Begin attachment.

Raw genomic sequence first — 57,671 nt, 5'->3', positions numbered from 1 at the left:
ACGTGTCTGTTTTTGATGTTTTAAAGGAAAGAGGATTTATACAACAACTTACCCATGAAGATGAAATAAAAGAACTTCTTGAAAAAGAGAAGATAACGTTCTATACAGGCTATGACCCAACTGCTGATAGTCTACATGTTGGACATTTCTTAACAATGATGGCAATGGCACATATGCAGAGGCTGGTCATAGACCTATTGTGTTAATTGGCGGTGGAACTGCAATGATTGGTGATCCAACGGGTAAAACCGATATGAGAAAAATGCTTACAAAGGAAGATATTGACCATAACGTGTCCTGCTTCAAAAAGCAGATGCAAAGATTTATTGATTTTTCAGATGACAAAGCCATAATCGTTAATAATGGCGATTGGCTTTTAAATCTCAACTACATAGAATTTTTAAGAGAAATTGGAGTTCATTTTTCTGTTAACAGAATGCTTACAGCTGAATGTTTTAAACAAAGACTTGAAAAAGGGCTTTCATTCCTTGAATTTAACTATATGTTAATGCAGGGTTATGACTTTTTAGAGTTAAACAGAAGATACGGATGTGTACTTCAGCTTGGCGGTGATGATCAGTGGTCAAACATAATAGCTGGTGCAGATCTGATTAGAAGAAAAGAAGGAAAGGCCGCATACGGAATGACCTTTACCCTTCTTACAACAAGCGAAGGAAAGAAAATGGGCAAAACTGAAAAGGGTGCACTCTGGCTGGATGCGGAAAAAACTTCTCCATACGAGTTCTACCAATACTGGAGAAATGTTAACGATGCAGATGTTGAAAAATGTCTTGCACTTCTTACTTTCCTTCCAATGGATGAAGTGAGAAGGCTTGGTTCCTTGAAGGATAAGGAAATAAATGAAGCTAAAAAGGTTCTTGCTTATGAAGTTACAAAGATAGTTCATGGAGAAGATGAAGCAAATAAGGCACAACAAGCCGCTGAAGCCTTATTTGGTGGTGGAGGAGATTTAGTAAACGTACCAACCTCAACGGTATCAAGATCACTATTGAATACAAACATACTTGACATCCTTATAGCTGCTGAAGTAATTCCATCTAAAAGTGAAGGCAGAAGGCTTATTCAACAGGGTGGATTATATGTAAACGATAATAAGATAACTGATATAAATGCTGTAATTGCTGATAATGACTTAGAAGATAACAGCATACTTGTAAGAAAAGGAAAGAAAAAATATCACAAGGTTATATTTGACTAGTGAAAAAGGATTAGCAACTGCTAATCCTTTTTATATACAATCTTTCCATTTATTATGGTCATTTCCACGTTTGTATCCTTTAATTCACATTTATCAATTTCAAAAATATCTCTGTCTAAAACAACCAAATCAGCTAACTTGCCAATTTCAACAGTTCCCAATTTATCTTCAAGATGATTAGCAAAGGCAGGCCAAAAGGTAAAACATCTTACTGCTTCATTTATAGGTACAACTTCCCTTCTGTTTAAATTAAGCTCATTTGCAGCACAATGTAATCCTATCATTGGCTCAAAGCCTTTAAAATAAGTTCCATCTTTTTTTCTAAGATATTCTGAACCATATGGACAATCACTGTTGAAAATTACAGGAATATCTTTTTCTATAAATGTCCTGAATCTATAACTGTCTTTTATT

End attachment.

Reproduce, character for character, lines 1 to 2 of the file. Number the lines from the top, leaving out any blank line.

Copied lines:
Raw genomic sequence first — 57,671 nt, 5'->3', positions numbered from 1 at the left:
ACGTGTCTGTTTTTGATGTTTTAAAGGAAAGAGGATTTATACAACAACTTACCCATGAAGATGAAATAAAAGAACTTCTTGAAAAAGAGAAGATAACGTTCTATACAGGCTATGACCCAACTGCTGATAGTCTACATGTTGGACATTTCTTAACAATGATGGCAATGGCACATATGCAGAGGCTGGTCATAGACCTATTGTGTTAATTGGCGGTGGAACTGCAATGATTGGTGATCCAACGGGTAAAACCGATATGAGAAAAATGCTTACAAAGGAAGATATTGACCATAACGTGTCCTGCTTCAAAAAGCAGATGCAAAGATTTATTGATTTTTCAGATGACAAAGCCATAATCGTTAATAATGGCGATTGGCTTTTAAATCTCAACTACATAGAATTTTTAAGAGAAATTGGAGTTCATTTTTCTGTTAACAGAATGCTTACAGCTGAATGTTTTAAACAAAGACTTGAAAAAGGGCTTTCATTCCTTGAATTTAACTATATGTTAATGCAGGGTTATGACTTTTTAGAGTTAAACAGAAGATACGGATGTGTACTTCAGCTTGGCGGTGATGATCAGTGGTCAAACATAATAGCTGGTGCAGATCTGATTAGAAGAAAAGAAGGAAAGGCCGCATACGGAATGACCTTTACCCTTCTTACAACAAGCGAAGGAAAGAAAATGGGCAAAACTGAAAAGGGTGCACTCTGGCTGGATGCGGAAAAAACTTCTCCATACGAGTTCTACCAATACTGGAGAAATGTTAACGATGCAGATGTTGAAAAATGTCTTGCACTTCTTACTTTCCTTCCAATGGATGAAGTGAGAAGGCTTGGTTCCTTGAAGGATAAGGAAATAAATGAAGCTAAAAAGGTTCTTGCTTATGAAGTTACAAAGATAGTTCATGGAGAAGATGAAGCAAATAAGGCACAACAAGCCGCTGAAGCCTTATTTGGTGGTGGAGGAGATTTAGTAAACGTACCAACCTCAACGGTATCAAGATCACTATTGAATACAAACATACTTGACATCCTTATAGCTGCTGAAGTAATTCCATCTAAAAGTGAAGGCAGAAGGCTTATTCAACAGGGTGGATTATATGTAAACGATAATAAGATAACTGATATAAATGCTGTAATTGCTGATAATGACTTAGAAGATAACAGCATACTTGTAAGAAAAGGAAAGAAAAAATATCACAAGGTTATATTTGACTAGTGAAAAAGGATTAGCAACTGCTAATCCTTTTTATATACAATCTTTCCATTTATTATGGTCATTTCCACGTTTGTATCCTTTAATTCACATTTATCAATTTCAAAAATATCTCTGTCTAAAACAACCAAATCAGCTAACTTGCCAATTTCAACAGTTCCCAATTTATCTTCAAGATGATTAGCAAAGGCAGGCCAAAAGGTAAAACATCTTACTGCTTCATTTATAGGTACAACTTCCCTTCTGTTTAAATTAAGCTCATTTGCAGCACAATGTAATCCTATCATTGGCTCAAAGCCTTTAAAATAAGTTCCATCTTTTTTTCTAAGATATTCTGAACCATATGGACAATCACTGTTGAAAATTACAGGAATATCTTTTTCTATAAATGTCCTGAATCTATAACTGTCTTTTATT